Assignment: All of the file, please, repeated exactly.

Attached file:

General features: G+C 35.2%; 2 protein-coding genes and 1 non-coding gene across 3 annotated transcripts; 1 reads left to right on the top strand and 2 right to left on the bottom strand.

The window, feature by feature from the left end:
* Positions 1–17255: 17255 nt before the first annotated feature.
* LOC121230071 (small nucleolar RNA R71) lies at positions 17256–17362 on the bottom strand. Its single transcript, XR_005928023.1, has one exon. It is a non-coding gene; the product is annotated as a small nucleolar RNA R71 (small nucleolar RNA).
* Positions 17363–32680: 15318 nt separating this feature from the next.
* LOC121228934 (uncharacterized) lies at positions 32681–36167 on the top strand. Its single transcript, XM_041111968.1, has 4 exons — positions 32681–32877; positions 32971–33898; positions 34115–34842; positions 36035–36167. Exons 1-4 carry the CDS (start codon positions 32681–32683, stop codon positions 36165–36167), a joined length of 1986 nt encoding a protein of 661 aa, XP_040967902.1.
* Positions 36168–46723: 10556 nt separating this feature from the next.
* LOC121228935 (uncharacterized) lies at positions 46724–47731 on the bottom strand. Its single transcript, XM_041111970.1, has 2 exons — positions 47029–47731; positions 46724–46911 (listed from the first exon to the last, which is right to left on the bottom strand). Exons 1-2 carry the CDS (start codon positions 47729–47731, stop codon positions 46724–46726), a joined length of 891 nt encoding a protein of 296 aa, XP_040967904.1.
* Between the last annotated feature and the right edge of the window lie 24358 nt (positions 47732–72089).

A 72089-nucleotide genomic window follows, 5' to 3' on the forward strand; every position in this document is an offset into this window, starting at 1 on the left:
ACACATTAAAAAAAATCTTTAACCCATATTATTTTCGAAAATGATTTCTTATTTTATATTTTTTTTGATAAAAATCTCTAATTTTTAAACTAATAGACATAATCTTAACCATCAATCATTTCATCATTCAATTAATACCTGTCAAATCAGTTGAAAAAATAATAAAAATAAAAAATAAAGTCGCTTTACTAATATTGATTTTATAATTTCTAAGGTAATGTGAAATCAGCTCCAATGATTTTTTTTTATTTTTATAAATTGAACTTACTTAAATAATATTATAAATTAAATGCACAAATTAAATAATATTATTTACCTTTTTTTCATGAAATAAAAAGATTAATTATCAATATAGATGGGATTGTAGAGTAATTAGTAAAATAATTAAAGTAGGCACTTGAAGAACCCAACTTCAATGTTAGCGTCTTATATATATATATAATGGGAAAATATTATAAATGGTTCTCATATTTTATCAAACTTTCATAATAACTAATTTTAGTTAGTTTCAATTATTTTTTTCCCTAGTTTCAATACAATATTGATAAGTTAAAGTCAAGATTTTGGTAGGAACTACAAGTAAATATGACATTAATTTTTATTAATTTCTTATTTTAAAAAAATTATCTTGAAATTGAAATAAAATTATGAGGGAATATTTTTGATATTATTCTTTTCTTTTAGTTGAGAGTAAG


General features: G+C 35.2%; 2 protein-coding genes and 1 non-coding gene across 3 annotated transcripts; 1 reads left to right on the top strand and 2 right to left on the bottom strand.

The window, feature by feature from the left end:
* Positions 1–17255: 17255 nt before the first annotated feature.
* LOC121230071 (small nucleolar RNA R71) lies at positions 17256–17362 on the bottom strand. Its single transcript, XR_005928023.1, has one exon. It is a non-coding gene; the product is annotated as a small nucleolar RNA R71 (small nucleolar RNA).
* Positions 17363–32680: 15318 nt separating this feature from the next.
* LOC121228934 (uncharacterized) lies at positions 32681–36167 on the top strand. Its single transcript, XM_041111968.1, has 4 exons — positions 32681–32877; positions 32971–33898; positions 34115–34842; positions 36035–36167. Exons 1-4 carry the CDS (start codon positions 32681–32683, stop codon positions 36165–36167), a joined length of 1986 nt encoding a protein of 661 aa, XP_040967902.1.
* Positions 36168–46723: 10556 nt separating this feature from the next.
* LOC121228935 (uncharacterized) lies at positions 46724–47731 on the bottom strand. Its single transcript, XM_041111970.1, has 2 exons — positions 47029–47731; positions 46724–46911 (listed from the first exon to the last, which is right to left on the bottom strand). Exons 1-2 carry the CDS (start codon positions 47729–47731, stop codon positions 46724–46726), a joined length of 891 nt encoding a protein of 296 aa, XP_040967904.1.
* Between the last annotated feature and the right edge of the window lie 24358 nt (positions 47732–72089).

A 72089-nucleotide genomic window follows, 5' to 3' on the forward strand; every position in this document is an offset into this window, starting at 1 on the left:
ACACATTAAAAAAAATCTTTAACCCATATTATTTTCGAAAATGATTTCTTATTTTATATTTTTTTTGATAAAAATCTCTAATTTTTAAACTAATAGACATAATCTTAACCATCAATCATTTCATCATTCAATTAATACCTGTCAAATCAGTTGAAAAAATAATAAAAATAAAAAATAAAGTCGCTTTACTAATATTGATTTTATAATTTCTAAGGTAATGTGAAATCAGCTCCAATGATTTTTTTTTATTTTTATAAATTGAACTTACTTAAATAATATTATAAATTAAATGCACAAATTAAATAATATTATTTACCTTTTTTTCATGAAATAAAAAGATTAATTATCAATATAGATGGGATTGTAGAGTAATTAGTAAAATAATTAAAGTAGGCACTTGAAGAACCCAACTTCAATGTTAGCGTCTTATATATATATATAATGGGAAAATATTATAAATGGTTCTCATATTTTATCAAACTTTCATAATAACTAATTTTAGTTAGTTTCAATTATTTTTTTCCCTAGTTTCAATACAATATTGATAAGTTAAAGTCAAGATTTTGGTAGGAACTACAAGTAAATATGACATTAATTTTTATTAATTTCTTATTTTAAAAAAATTATCTTGAAATTGAAATAAAATTATGAGGGAATATTTTTGATATTATTCTTTTCTTTTAGTTGAGAGTAAG